By Peter Wagner, N’West Iowa Review
What could you get for your newspaper or shopper if you decided to sell it in today’s market?
Publishers could expect to retire comfortably on the proceeds from selling their family publishing company 10 years or more ago. But that’s all changed. I learned recently of a midwestern small-town weekly changing hands for just $450. Many small hometown newspapers are reportedly being bought for the equivalent of two year’s subscription revenue. What caused such a drastic drop in value of web press publications? More importantly, can the trend be reversed?
My prediction is the printed paper will survive and continue to play an important part in the life of the community it serves for many years. But I’m not sure how the hard copies will be put in the hands of the reader, the future size of the newsprint page, the depth of local coverage or who will be around to buy advertising.
I make my projection on a strong belief that the newsprint publications in a small to medium market will continue to be the strongest leaders in building community and creating consensus. Without a majority of the population’s commitment to be a community – and a solid general consensus regarding what is right – a town can quickly disappear.
Newspapers are the cheerleaders, fact-checkers, economic developers and first writers of history in the towns and smaller cities they serve.
But who’s responsible for the state of the sad shape of the American newspaper and shopper industry today? Fingers can be pointed in many directions: the cutbacks and changes in chain management, the reduced influence of many press associations, the mystical perception of digital messaging and the lack of commitment from too many family owned publishing companies. As our mothers once warned us, when we point a finger at someone else we also always point one back at ourselves.
THE NEWSPAPER CHAINS
Many chains, looking for faster and greater returns on their investments, are cutting acquired news and ad staffs by 50 percent or more. I was recently told of one expanding group that expects to eliminate all debt from the purchase of any paper in two years or less.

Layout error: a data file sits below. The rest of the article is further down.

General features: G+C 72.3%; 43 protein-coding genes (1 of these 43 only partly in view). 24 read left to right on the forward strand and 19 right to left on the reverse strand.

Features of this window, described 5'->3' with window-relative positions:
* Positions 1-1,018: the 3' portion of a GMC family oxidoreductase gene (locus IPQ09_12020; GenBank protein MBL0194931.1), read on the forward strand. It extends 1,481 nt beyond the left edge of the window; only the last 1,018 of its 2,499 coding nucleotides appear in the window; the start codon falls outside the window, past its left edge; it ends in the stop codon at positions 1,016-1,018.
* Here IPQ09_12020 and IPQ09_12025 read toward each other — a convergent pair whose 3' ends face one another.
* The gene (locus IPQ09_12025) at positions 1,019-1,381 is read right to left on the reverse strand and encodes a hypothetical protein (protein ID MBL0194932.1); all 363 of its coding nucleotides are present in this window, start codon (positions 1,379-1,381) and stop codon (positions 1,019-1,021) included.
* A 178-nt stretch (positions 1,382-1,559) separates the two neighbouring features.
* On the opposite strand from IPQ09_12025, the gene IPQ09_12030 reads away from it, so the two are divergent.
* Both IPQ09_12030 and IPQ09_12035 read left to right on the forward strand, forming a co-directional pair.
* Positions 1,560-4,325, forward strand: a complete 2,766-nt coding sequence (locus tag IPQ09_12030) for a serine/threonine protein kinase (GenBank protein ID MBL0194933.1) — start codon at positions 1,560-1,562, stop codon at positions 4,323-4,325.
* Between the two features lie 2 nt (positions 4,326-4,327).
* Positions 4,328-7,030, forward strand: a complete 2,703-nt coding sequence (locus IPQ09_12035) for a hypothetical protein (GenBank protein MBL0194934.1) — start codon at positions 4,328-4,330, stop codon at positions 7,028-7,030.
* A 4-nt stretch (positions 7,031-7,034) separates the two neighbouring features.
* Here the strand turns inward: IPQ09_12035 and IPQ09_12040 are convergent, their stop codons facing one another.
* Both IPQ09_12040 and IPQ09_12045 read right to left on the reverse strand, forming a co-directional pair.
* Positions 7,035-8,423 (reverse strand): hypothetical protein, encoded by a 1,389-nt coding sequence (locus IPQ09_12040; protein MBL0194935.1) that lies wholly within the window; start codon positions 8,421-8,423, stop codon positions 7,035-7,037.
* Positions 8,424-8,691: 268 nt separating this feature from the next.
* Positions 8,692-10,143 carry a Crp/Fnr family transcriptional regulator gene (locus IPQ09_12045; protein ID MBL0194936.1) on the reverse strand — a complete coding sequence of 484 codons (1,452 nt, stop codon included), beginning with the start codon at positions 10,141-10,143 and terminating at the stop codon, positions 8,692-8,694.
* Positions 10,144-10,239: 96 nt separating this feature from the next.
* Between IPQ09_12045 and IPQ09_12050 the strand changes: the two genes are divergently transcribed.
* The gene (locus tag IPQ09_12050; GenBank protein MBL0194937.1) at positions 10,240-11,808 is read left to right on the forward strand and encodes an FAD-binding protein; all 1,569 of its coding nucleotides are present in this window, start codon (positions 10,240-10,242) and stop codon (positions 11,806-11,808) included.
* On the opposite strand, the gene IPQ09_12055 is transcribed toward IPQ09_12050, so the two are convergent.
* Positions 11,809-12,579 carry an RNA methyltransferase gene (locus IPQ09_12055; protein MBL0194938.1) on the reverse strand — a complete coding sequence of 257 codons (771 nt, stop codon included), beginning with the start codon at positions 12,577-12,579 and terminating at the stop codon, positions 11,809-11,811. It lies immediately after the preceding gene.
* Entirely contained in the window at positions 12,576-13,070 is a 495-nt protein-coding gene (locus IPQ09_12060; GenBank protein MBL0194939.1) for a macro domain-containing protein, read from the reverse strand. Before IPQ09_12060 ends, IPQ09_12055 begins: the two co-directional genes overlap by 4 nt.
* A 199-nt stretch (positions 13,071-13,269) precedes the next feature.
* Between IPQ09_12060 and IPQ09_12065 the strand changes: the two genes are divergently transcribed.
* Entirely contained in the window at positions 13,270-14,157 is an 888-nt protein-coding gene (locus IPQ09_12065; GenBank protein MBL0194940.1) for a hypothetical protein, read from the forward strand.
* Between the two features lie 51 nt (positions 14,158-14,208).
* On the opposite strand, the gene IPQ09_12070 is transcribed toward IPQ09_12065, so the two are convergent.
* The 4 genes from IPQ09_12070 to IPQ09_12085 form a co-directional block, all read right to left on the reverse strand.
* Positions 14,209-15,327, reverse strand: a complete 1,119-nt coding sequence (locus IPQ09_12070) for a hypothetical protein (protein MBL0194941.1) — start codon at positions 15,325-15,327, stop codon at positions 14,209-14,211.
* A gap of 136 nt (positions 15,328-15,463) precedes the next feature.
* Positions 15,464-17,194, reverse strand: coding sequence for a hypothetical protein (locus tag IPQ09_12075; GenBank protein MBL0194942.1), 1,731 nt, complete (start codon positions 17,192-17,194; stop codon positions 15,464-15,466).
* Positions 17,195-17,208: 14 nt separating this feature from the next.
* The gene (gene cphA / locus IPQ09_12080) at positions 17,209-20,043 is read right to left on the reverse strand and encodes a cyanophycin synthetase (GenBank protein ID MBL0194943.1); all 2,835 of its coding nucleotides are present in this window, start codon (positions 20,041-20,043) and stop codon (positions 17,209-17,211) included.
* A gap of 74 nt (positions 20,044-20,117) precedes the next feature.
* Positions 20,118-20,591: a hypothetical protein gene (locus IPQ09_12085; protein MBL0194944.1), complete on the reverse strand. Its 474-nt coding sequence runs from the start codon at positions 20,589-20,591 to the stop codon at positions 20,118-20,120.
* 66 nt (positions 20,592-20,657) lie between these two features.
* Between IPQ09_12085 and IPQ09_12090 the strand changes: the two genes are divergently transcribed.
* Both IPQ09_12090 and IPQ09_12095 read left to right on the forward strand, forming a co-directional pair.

Still, a wise man once told me “You can’t save yourself into success!”
Other even better known national chains are eliminating on-site managers – even already stretched regional publishers – and replacing them with oversight from an office one or two states away.
It’s always been my belief the heart of any publication is local leadership with a passion for both the publication and the market.
National television networks, consolidated radio groups and talking heads exploding on the internet hear about these big market print media changes and report that all publications are failing and ineffective. Even still viable papers thriving in the small communities are judged by the changing national trends.
State and national press associations are also being curtailed by the problem. Many associations, squeezed by the loss of dues payments and annual donations from chain-owned metro papers more dependent on their own resources, are looking for ways to cut costs and find new revenue sources. That usually leads to more association webinars on “how to profit from digital media.” New is good, but the association’s smaller papers still get the majority of their revenue from their printed publications.
If the present and future belong to the electronic digital publication, why is everyone so concerned with the current newsprint tariff and the sudden shortage of newsprint? We don’t need newsprint if we’re all going prosper in a digital world.
If I read the Minneapolis Star Tribune’s recently published income charts clearly, print advertising revenue and printed publication circulation revenues still make up more than 60 percent of the company’s income.
But much of the blame has to be shouldered by the nation’s remaining locally owned printed papers. Too many local leadership teams have listened to the cries of Chicken Little that, “The sky is falling.”
Rather than expanding their coverage in areas younger readers are interested in – food, local entertainment, grade school and adult sports, local music, theatre and the arts and affordable travel to name a few – they’ve cut back on staff and resorted to printing less pages or fewer days a week.
Rather than producing additional worthwhile local material, they’ve become dependent on news releases and in some cases setting stories in larger type to fill more space.
Rather than increasing their photo count and improving their page and ad design, they continue to do things the same old way. The world is changing quickly, and printed papers have to change, too, to survive and prosper.
With competition from countless cable channels, dozens of places to eat and drink the night away and entertainment that beckons 24/7, how can a news and entertainment media survive by doing less?
What is your newspaper worth? A lot more than you might think if you give it some attention. But you need to tell your important story of how you serve and grow the community to your readers and advertiser regularly. Most important of all, it’s time to stop asking if the client has an ad and start selling promotions and packages.
The true value of any newspaper is determined by the current financial success and overall condition of the publishing plant. If you apply your efforts to succeed in your day-to-day business right now, you’ll greatly benefit when you choose to sell the paper in the future.